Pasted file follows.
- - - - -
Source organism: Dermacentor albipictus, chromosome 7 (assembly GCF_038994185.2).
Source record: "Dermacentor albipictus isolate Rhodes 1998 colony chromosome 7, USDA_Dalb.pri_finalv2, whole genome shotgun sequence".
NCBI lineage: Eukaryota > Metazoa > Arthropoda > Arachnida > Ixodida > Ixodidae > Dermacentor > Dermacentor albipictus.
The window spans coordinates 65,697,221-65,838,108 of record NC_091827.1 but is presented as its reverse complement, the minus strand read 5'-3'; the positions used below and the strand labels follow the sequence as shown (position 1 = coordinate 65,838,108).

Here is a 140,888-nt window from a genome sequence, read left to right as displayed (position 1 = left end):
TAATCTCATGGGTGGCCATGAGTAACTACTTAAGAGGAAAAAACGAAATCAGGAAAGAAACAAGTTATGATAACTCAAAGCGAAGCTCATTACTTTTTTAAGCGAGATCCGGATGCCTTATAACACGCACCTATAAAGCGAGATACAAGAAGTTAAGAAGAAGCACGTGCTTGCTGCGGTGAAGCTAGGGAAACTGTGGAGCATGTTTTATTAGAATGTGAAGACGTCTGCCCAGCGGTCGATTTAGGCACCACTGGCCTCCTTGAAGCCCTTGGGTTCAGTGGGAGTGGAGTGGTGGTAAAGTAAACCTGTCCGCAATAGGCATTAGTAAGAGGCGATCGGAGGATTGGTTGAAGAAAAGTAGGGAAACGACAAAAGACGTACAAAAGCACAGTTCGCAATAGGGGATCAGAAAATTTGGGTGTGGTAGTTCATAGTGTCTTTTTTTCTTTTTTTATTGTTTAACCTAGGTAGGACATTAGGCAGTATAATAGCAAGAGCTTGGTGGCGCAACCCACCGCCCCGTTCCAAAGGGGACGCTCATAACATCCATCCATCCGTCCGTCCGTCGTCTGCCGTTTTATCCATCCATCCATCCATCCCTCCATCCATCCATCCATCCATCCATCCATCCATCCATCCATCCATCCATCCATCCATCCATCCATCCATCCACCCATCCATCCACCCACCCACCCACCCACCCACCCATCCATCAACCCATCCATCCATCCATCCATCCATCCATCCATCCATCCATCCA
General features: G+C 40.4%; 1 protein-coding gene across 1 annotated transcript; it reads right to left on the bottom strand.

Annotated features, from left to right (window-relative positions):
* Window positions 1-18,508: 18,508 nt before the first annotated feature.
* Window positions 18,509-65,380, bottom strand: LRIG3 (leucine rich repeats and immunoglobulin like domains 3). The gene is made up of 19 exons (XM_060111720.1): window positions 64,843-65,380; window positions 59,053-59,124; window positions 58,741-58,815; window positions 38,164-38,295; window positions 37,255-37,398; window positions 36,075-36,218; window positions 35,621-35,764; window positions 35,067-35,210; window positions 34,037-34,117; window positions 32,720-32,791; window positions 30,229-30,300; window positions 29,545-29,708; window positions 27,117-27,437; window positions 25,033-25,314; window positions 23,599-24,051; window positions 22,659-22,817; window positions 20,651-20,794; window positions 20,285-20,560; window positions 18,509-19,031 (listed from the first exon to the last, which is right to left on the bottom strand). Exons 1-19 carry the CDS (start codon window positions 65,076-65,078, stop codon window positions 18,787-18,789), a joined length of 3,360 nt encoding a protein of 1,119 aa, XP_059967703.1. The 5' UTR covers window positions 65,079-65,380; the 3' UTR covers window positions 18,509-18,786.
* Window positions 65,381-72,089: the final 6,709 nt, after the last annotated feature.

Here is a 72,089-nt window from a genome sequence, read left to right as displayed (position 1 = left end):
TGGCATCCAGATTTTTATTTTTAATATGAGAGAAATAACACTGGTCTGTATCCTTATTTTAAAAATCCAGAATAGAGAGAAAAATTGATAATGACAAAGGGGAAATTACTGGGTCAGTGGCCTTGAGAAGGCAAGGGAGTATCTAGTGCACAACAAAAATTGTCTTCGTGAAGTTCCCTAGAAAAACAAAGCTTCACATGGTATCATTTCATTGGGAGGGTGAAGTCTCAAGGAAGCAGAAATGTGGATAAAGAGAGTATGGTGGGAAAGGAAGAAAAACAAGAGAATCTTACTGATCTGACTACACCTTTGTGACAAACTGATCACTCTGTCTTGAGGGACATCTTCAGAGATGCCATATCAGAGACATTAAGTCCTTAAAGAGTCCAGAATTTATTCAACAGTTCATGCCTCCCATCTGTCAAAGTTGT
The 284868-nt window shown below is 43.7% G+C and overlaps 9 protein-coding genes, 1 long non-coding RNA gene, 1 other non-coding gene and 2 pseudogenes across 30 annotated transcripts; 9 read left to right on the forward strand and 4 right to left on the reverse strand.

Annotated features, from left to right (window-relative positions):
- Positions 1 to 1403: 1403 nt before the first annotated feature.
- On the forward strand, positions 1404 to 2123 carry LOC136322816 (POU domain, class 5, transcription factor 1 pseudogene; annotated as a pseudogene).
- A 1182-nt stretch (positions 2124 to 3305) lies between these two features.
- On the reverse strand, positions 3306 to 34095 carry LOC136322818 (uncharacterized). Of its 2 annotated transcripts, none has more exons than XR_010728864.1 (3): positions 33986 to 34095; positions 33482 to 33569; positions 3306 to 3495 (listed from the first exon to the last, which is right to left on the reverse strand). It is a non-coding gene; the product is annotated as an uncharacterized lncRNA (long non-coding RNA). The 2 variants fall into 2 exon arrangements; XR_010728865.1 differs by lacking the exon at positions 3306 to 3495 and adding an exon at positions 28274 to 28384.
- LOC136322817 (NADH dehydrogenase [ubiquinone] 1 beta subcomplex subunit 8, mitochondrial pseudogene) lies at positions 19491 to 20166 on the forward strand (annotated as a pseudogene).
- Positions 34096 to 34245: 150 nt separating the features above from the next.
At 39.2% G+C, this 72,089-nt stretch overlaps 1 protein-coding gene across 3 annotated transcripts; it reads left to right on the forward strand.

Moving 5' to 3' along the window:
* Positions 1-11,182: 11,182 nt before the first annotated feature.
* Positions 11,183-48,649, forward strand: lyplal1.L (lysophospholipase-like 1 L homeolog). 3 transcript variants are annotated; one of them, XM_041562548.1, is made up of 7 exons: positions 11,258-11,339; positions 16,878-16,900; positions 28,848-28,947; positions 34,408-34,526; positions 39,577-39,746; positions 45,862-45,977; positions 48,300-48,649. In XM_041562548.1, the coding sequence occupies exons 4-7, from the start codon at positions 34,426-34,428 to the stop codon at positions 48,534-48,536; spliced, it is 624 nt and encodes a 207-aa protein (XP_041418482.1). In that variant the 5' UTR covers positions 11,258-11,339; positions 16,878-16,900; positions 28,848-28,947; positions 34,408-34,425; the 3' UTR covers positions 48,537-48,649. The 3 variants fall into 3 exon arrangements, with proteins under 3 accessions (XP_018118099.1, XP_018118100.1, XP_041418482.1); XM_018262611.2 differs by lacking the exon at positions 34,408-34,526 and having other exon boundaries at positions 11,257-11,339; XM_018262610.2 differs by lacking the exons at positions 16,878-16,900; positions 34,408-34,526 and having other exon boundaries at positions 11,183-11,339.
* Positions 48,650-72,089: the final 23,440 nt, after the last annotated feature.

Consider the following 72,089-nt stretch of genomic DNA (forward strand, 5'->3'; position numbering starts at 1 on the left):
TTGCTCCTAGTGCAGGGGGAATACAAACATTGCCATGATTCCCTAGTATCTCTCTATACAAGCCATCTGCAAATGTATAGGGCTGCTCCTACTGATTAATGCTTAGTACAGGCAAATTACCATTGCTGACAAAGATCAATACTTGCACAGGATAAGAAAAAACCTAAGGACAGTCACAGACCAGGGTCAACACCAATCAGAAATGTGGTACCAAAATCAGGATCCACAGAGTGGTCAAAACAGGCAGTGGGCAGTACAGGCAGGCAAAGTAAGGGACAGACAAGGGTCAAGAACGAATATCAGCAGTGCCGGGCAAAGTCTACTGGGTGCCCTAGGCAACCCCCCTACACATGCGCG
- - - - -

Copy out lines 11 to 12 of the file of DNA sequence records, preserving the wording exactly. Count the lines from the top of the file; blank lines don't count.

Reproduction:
* Window positions 65,381-72,089: the final 6,709 nt, after the last annotated feature.

Here is a 72,089-nt window from a genome sequence, read left to right as displayed (position 1 = left end):